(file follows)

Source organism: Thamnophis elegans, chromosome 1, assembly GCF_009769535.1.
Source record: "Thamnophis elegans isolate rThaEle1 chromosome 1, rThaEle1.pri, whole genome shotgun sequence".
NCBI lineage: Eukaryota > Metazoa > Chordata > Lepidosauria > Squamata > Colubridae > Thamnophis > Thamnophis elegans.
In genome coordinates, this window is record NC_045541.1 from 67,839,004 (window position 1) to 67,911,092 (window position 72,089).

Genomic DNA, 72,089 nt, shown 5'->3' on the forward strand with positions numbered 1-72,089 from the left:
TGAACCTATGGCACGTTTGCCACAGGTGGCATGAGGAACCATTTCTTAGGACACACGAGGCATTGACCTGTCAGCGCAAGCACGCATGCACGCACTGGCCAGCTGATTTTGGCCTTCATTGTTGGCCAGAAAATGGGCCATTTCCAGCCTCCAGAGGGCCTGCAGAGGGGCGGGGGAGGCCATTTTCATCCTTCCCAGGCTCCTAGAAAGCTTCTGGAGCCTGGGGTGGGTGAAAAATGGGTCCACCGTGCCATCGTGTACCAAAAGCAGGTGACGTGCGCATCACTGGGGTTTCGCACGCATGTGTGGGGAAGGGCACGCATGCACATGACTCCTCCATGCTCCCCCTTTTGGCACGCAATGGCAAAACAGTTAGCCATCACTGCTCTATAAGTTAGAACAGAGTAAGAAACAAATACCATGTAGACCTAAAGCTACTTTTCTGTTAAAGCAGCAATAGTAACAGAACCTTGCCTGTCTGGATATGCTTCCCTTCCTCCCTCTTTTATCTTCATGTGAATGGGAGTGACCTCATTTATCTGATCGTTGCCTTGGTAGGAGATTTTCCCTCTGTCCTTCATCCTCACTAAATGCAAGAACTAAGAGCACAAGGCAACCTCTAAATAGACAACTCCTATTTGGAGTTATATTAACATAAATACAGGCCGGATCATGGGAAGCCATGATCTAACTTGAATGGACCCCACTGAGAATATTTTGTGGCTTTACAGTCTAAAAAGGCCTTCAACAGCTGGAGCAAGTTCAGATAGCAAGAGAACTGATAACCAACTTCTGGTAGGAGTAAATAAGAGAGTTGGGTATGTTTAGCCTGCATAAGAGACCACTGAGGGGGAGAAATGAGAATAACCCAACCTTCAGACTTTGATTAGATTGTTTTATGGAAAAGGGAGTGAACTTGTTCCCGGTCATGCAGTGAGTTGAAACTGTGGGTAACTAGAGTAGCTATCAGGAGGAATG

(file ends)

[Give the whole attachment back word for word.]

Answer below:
Source organism: Thamnophis elegans, chromosome 1, assembly GCF_009769535.1.
Source record: "Thamnophis elegans isolate rThaEle1 chromosome 1, rThaEle1.pri, whole genome shotgun sequence".
NCBI lineage: Eukaryota > Metazoa > Chordata > Lepidosauria > Squamata > Colubridae > Thamnophis > Thamnophis elegans.
In genome coordinates, this window is record NC_045541.1 from 67,839,004 (window position 1) to 67,911,092 (window position 72,089).

Genomic DNA, 72,089 nt, shown 5'->3' on the forward strand with positions numbered 1-72,089 from the left:
TGAACCTATGGCACGTTTGCCACAGGTGGCATGAGGAACCATTTCTTAGGACACACGAGGCATTGACCTGTCAGCGCAAGCACGCATGCACGCACTGGCCAGCTGATTTTGGCCTTCATTGTTGGCCAGAAAATGGGCCATTTCCAGCCTCCAGAGGGCCTGCAGAGGGGCGGGGGAGGCCATTTTCATCCTTCCCAGGCTCCTAGAAAGCTTCTGGAGCCTGGGGTGGGTGAAAAATGGGTCCACCGTGCCATCGTGTACCAAAAGCAGGTGACGTGCGCATCACTGGGGTTTCGCACGCATGTGTGGGGAAGGGCACGCATGCACATGACTCCTCCATGCTCCCCCTTTTGGCACGCAATGGCAAAACAGTTAGCCATCACTGCTCTATAAGTTAGAACAGAGTAAGAAACAAATACCATGTAGACCTAAAGCTACTTTTCTGTTAAAGCAGCAATAGTAACAGAACCTTGCCTGTCTGGATATGCTTCCCTTCCTCCCTCTTTTATCTTCATGTGAATGGGAGTGACCTCATTTATCTGATCGTTGCCTTGGTAGGAGATTTTCCCTCTGTCCTTCATCCTCACTAAATGCAAGAACTAAGAGCACAAGGCAACCTCTAAATAGACAACTCCTATTTGGAGTTATATTAACATAAATACAGGCCGGATCATGGGAAGCCATGATCTAACTTGAATGGACCCCACTGAGAATATTTTGTGGCTTTACAGTCTAAAAAGGCCTTCAACAGCTGGAGCAAGTTCAGATAGCAAGAGAACTGATAACCAACTTCTGGTAGGAGTAAATAAGAGAGTTGGGTATGTTTAGCCTGCATAAGAGACCACTGAGGGGGAGAAATGAGAATAACCCAACCTTCAGACTTTGATTAGATTGTTTTATGGAAAAGGGAGTGAACTTGTTCCCGGTCATGCAGTGAGTTGAAACTGTGGGTAACTAGAGTAGCTATCAGGAGGAATG